Friday, September 28, 2007

Smallpox: older than previously thought?

Researchers at the CDC and Lawrence Livermore National Laboratory published results this month indicating that smallpox is older than previous estimations.

Collaborators at the labs sequenced genomes of 47 geographic isolates of smallpox gathered between 1946 and 1977. Comparison of the rates of random mutations (single nucleotide polymorphisms, or SNPs) allowed the scientists to calibrate a "molecular clock" which suggests the strain diverged either 16,000 or 68,000 years ago. The large disparity in the estimated dates depends on whether data from East Asia or Africa is used to calibrate the molecular clock.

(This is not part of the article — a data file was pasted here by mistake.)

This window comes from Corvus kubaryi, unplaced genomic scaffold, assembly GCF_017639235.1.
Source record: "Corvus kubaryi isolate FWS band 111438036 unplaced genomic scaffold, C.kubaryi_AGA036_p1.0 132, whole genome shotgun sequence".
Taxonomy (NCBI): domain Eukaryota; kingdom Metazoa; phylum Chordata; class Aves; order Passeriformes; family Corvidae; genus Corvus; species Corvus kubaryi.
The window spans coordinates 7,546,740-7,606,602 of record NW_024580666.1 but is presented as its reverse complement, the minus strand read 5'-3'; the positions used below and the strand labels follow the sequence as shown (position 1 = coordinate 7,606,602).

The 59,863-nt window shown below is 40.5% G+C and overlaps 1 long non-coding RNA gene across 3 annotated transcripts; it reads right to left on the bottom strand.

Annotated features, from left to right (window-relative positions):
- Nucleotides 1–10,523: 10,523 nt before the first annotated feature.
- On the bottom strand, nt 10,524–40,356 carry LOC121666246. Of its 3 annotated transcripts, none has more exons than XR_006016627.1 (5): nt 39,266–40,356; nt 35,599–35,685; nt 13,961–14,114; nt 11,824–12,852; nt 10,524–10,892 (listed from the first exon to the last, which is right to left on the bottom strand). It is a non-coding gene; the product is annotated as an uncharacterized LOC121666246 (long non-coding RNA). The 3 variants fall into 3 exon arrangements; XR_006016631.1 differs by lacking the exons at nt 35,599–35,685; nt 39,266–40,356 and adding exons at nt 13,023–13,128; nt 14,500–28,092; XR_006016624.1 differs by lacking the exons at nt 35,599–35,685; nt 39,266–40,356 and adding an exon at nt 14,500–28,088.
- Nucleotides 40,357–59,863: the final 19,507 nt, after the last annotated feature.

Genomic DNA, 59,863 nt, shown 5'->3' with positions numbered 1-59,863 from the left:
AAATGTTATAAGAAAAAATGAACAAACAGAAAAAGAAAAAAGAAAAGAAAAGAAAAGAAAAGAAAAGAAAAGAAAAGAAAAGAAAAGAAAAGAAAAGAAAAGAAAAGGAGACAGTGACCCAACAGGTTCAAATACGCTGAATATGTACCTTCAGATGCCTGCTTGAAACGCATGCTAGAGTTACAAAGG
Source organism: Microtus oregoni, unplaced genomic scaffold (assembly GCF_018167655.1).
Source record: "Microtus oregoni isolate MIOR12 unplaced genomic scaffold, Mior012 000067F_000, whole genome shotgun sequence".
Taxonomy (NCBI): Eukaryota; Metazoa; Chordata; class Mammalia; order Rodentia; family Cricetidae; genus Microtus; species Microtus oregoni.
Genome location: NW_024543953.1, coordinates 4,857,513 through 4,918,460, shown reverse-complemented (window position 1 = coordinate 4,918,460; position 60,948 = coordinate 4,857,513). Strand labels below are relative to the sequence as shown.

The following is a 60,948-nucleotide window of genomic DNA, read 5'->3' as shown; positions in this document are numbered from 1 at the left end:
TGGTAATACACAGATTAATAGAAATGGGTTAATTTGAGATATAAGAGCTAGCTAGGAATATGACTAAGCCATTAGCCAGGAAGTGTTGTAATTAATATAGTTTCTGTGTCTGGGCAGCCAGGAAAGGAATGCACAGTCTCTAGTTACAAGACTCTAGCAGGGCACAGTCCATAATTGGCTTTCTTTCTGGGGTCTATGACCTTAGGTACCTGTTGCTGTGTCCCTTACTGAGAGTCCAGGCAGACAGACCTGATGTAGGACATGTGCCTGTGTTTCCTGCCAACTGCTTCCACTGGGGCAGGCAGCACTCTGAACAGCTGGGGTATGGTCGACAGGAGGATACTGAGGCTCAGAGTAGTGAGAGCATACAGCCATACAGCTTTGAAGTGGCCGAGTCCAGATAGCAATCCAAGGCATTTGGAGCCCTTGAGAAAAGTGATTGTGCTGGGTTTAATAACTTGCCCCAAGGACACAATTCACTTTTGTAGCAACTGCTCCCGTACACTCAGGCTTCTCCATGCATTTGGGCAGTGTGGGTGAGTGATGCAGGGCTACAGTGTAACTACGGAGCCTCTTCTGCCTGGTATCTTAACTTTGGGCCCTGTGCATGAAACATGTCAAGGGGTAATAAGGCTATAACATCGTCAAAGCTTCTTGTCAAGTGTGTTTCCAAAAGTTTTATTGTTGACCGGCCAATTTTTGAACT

Check out the news release describing the results here.

I'm not very sure how accurate these molecular clocks are... it's interesting to think that smallpox spread westward from East Asia, since some of the oldest descriptions of smallpox-like disease come from ancient China.

Lauren Smith

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